FROM THE UN GENERAL ASSEMBLY
UN General Assembly Transmits Text on Ambitious Post-2015 Development Agenda
In a historic move on 1 September, the General Assembly adopted a resolution transmitting to its seventieth session a sweeping post-2015 development agenda aimed at eliminating poverty and hunger, protecting the planet and fostering peace, to be acted on during a high-level summit later this month.
Known as “Transforming our world: the 2030 Agenda for Sustainable Development” — annexed in draft resolution A/69/L.85, which was adopted as orally revised — most notably lays out a set of 17 sustainable development goals with concrete targets ranging from the achievement of gender equality to taking urgent action to combat climate change.
“Agenda 2030 aims high,” said United Nations Secretary-General Ban Ki-moon, proclaiming it “the start of a new era” as he addressed the Assembly prior to the consensus adoption. The new plan marked a “paradigm shift” as it sought to foster peace and prosperity on a healthy planet and eliminate inequality.
The agenda broke new ground in the way it linked peace and security to sustainable development, rule of law, and access to justice, he said. It presented new options to deal with the root causes of present crises, from migration to gender inequality and beyond.
Looking forward, he said that, at the upcoming summit for the adoption of the post-2015 development agenda — to be held from 25 to 27 September — more than 150 world leaders, as well as Pope Francis, would come together to begin the new era for sustainable development. “We must act with utmost ambition and show unwavering political will,” he stressed in that regard.
General Assembly President Sam Kutesa (Uganda) said the spirit with which the agenda was formulated was a triumph for multilateralism. “We have proven that the global community can work together to address pressing issues facing humanity while making the necessary commitments for the benefit of all,” he said.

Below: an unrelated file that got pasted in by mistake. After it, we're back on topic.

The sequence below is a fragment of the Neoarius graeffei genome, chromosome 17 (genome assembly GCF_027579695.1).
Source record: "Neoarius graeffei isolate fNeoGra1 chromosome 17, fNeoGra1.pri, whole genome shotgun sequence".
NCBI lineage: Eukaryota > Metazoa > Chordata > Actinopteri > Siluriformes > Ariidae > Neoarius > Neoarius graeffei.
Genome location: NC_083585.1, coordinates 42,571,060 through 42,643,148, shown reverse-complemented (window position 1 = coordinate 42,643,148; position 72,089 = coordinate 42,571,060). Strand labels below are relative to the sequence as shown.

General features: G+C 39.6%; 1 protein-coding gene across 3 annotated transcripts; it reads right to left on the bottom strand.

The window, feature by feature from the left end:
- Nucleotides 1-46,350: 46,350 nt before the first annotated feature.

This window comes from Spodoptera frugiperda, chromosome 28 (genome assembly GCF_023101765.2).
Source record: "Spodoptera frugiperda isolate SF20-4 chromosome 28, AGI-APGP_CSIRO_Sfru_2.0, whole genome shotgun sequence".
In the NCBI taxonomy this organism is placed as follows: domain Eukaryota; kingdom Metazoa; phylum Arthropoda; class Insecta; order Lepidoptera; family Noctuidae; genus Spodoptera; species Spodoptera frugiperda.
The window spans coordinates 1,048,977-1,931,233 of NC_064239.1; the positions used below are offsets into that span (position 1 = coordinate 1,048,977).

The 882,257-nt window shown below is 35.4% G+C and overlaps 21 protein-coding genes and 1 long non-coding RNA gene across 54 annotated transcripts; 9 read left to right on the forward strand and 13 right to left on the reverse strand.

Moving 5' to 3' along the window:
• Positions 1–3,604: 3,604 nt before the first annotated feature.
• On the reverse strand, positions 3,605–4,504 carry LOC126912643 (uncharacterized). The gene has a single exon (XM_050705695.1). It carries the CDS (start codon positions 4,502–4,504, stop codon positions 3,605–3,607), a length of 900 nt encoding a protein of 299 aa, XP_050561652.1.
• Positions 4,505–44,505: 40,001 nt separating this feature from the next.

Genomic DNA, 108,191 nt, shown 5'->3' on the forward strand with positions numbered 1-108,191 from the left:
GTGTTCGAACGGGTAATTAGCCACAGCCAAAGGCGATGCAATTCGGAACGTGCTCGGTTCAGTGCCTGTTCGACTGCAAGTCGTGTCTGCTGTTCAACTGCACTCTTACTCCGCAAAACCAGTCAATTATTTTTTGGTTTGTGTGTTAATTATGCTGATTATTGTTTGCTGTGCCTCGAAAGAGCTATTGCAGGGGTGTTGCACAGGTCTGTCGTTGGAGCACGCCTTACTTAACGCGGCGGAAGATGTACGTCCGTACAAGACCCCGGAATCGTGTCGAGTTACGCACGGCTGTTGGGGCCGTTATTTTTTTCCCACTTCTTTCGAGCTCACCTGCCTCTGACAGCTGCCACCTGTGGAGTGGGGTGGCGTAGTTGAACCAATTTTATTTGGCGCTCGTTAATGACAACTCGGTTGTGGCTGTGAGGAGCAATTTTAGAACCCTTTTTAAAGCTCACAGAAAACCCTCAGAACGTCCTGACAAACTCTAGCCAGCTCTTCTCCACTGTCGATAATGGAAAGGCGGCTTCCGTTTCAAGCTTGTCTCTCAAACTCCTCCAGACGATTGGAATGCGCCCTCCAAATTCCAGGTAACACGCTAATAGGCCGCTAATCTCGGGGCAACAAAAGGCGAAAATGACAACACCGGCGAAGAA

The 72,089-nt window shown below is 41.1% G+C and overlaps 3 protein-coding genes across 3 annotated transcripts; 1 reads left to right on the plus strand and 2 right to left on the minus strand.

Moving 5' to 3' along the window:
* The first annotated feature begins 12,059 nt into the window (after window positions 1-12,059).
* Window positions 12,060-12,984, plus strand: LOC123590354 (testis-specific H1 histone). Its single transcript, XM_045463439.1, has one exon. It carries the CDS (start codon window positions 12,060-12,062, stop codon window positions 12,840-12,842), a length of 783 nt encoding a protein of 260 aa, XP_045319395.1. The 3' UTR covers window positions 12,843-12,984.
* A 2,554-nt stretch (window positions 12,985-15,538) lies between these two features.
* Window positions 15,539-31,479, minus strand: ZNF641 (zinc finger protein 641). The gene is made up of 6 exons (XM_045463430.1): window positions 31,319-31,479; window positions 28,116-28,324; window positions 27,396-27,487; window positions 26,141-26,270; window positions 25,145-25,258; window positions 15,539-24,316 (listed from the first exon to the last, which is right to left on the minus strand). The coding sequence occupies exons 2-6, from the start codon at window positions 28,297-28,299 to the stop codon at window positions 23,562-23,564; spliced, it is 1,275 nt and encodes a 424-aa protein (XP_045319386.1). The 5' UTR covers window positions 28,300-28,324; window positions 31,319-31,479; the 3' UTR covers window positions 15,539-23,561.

The 17 sustainable development goals were comprehensive and addressed the social, economic and environmental dimensions of sustainable development in an integrated way, he said. While they would be universally applicable, there was also recognition of national circumstances, different levels of development and the needs of countries in special situations.
Many of the more than 30 speakers taking the floor welcomed the spirit of consensus that had led to the agreement on the new agenda. Others hailed the “unprecedented” transparency of the negotiation process, with the representative of Colombia praising the involvement of thousands of civil society stakeholders who had been consulted prior to the finalization of the text.
Another resounding theme was the importance of respecting unique national circumstances and the priorities of States. The representative of Senegal, speaking on behalf of the African Group, endorsed the new agenda but warned that the follow-up to the goals and targets should not undermine the right of States to create their own national policies. Indeed, the agenda should not seek to “universalize” the values of the world’s people.
Similarly, a number of delegations, including those of Egypt, China and Brazil, lauded the inclusion of the principle of common but differentiated responsibility — which recognized the wide differences in levels of economic development between States — in the new agenda.
While a number of States listed reservations to the text, including references to sexual and reproductive rights, sexual orientation and the definition of the word “family”, broad consensus emerged on the need to move forward with the new agenda’s implementation.
In that connection, some speakers expressed high expectations that the newly established High-Level Political Forum under the auspices of the Economic and Social Council would be up to the task of monitoring and following up on the implementation process. Future generations must be able to look back and celebrate what had been achieved by the 2030 agenda, said the representative of Argentina, adding: “Now begins the difficult task of making this a reality.”
Also speaking, were the representatives of South Africa (on behalf of the “Group of 77” developing countries and China), Tonga (on behalf of the 12 Pacific small island developing States), Jamaica (on behalf of the Caribbean Community), Paraguay (on behalf of the Group of Landlocked Developing Countries), Qatar (on behalf of the Gulf Cooperation Council ), Maldives (on behalf of the Alliance of Small Island States), Indonesia (speaking on behalf of 12 countries), Venezuela, Kazakhstan, Japan, Republic of Korea, India, Iran, Mexico, Ecuador, Peru, Hungary, Sudan, Iceland, Chad, Russian Federation, Turkey, United States, Israel, Armenia, Azerbaijan, Norway and Panama.
In addition, the representative of the European Union Delegation and the observer for the Permanent Observer Mission of the Holy See took part.